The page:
Doximity, known as the LinkedIn for doctors and a frequent Health 2.0 participant, raised $54 million in a Series C funding round led by T. Rowe Price and Draper Fisher Jurveston with participation from Morgan Stanley Investment Management.
Doximity claims more than 40% of US physicians as active users, and in January of this year announced that their physician network has grown to more than 250,000 members.
Doctors can use Doximity to collaborate on cases, further their careers, and stay up to date on specialty-specific news, but that’s not where they make their revenue.
“There are a lot of things we can do to make medical networking more efficient,” Doximity CEO Jeff Tangney told Health 2.0 when asked how the funds would be used.
“If you think about it, how would your life be different if you weren’t able to use email in your job? How out of touch would you be? That’s what it’s like to be a US physician. We see a lot of opportunity to improve the connectivity of physicians as a new business area.”
Like LinkedIn, Doximity is a recruiting tool for people looking to hire doctors. Tangney didn’t reveal all the numbers, but he did say that Doximity was cash flow positive in January for the first time. He also said that Doximity has 55 employees, somewhere around 200 hospital clients, and that a subscription to the recruiting product costs $12,000 per seat per year to send 50 messages per month.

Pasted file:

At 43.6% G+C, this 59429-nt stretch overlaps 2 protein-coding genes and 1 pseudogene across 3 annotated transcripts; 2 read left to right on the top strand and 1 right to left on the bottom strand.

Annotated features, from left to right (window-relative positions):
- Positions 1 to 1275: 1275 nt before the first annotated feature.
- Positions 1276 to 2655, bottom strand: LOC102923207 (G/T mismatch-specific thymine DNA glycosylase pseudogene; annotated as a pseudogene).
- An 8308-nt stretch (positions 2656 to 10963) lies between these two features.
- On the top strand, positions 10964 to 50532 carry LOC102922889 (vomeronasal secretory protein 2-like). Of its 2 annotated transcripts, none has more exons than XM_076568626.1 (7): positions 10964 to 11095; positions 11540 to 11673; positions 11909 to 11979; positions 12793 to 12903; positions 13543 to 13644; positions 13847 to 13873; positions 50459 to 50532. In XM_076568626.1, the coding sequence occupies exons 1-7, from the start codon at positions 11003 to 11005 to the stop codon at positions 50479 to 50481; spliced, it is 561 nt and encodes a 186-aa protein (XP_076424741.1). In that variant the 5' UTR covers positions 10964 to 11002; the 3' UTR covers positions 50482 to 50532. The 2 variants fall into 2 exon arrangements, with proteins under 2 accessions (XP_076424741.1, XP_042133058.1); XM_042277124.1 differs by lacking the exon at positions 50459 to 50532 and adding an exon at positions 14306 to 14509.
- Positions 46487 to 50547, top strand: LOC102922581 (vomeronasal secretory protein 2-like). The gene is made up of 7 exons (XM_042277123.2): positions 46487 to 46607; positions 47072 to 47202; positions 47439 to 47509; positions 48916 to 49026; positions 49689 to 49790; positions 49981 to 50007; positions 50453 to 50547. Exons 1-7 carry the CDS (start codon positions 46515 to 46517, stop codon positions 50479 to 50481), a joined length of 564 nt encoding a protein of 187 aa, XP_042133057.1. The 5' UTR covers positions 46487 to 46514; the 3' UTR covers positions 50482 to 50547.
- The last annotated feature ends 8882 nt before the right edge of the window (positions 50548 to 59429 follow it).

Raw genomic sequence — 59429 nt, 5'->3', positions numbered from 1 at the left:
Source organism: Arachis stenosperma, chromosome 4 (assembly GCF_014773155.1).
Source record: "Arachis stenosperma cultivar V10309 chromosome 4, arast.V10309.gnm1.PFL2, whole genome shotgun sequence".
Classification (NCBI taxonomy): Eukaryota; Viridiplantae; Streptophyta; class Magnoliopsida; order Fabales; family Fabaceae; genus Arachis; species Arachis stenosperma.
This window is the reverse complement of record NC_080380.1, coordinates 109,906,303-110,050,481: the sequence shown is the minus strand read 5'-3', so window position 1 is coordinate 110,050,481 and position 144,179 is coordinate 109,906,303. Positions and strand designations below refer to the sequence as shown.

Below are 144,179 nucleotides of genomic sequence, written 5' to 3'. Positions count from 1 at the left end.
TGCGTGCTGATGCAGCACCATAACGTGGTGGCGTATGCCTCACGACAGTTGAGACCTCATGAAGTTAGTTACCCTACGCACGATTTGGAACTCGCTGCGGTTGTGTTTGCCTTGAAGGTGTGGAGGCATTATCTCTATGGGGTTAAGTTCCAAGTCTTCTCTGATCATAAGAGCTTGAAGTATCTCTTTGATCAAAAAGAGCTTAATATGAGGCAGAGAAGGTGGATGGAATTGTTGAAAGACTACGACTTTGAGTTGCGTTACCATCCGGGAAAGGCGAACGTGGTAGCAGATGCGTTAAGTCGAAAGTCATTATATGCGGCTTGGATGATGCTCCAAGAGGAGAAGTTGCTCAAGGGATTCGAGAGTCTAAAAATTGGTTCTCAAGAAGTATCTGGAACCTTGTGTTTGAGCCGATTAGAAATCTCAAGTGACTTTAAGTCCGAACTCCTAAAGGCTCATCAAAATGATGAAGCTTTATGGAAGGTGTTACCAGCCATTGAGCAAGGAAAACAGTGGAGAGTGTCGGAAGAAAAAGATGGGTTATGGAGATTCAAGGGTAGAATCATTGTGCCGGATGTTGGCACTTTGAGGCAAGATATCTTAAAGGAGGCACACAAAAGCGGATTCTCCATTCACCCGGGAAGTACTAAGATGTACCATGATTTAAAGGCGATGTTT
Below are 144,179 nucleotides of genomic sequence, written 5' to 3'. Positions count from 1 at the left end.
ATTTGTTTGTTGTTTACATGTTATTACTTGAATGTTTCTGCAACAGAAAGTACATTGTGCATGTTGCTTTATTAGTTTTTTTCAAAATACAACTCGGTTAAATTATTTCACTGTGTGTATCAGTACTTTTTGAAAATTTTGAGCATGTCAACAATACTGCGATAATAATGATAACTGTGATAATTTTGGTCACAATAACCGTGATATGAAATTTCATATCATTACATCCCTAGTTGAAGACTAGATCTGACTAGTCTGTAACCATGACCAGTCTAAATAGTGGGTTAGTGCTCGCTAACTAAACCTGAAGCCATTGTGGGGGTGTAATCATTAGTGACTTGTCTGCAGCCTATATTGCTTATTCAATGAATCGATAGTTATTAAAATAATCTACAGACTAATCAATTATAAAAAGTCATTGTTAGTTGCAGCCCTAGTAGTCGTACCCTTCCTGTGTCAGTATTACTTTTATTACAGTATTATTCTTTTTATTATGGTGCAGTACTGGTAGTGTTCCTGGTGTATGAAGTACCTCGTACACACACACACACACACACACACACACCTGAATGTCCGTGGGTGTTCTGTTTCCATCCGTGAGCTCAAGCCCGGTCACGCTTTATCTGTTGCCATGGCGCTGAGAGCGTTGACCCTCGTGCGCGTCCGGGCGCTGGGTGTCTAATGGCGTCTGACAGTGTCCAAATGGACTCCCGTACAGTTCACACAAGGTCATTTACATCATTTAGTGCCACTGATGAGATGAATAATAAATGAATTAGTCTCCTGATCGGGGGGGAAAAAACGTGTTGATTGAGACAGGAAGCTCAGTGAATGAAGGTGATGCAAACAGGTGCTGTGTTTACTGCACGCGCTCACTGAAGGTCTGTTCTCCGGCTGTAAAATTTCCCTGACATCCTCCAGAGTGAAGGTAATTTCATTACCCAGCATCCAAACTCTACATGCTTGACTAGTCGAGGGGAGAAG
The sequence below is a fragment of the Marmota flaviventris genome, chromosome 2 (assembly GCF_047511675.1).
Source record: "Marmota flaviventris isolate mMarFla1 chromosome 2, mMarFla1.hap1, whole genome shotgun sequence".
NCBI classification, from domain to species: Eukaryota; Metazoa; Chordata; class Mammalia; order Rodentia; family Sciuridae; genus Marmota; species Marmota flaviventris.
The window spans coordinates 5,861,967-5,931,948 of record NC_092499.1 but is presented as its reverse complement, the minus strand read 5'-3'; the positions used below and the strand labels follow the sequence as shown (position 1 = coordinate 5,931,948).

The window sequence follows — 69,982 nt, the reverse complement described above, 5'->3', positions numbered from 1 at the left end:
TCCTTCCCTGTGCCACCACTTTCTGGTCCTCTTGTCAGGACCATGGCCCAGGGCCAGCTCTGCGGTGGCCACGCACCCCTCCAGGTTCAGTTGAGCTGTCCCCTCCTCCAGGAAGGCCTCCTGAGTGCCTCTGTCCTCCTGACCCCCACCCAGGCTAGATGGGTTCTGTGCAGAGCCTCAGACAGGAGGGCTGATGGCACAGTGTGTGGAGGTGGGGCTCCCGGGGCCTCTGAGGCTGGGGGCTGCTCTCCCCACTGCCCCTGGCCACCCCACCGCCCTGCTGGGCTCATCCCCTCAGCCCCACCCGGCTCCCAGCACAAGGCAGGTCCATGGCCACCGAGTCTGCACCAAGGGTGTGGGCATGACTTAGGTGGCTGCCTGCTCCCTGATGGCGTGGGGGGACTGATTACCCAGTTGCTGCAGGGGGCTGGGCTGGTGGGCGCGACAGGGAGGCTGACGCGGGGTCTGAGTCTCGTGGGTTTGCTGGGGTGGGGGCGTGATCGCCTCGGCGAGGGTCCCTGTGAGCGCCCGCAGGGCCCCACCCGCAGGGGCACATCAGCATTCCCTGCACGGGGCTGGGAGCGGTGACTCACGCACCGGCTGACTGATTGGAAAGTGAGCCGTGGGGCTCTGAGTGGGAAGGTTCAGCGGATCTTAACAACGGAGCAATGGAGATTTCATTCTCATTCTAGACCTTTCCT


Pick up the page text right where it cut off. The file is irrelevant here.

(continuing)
With some back of the envelope math, and a guess of a burn of about $10-12 million a year, it figures out to about four subscribed seats per hospital. With about 5,000 hospitals in the US and some other revenue streams to pursue, it looks like Doximity has room to grow at a bare minimum.
According to Tangney, more than 20,000 peer to peer messages are sent on Doximity each day, more than 92,000 job offers have been sent to Domixty members since January 2013, and the company is on track to count half of us physicians as members by summer 2014.
In other words, physician members are using Doximity predominantly to send personalized messages to doctors they know and trust, while recruiters are able to make targeted offers, identifying doctors based on specialty, past experience, and geography.
Based on these numbers, Doximity seems to be having some success connecting doctors beyond pagers and fax machines, but as many of us know from experience with other networking sites, being a member is not the same as being an active user. Tangney said that for Doximity, “active user” refers to physicians who have joined the network and been verified and authenticated (this is where they claim 40% of US physicians).
Of those users, Tangney said “a good chunk” engage on a weekly basis, while “a very good chunk” engage on a monthly basis.
While Doximity’s “active user” may not be messaging all their doctor buddies on the system everyday, from the point of view of a recruiter looking at resumes, that doesn’t really matter. In the end, Doximity’s definition and count of “active users” may be the one number that matters.
After all, just like LinkedIn, it’s the size of the network that counts. An email from a recruiter will probably grab a physician’s attention regardless of whether they take advantage of Doximity’s other tools.
Moving forward, Tangney said he and his team see continued opportunities in using their network to improve credentialing and other processes involving communication and coordination.
“We’d like to see this world grow, we’d like to see more doctors being able to connect easily, and talk about better care,” Tangney said. “We are on our way to building a network that makes it easier for doctors to connect with each.”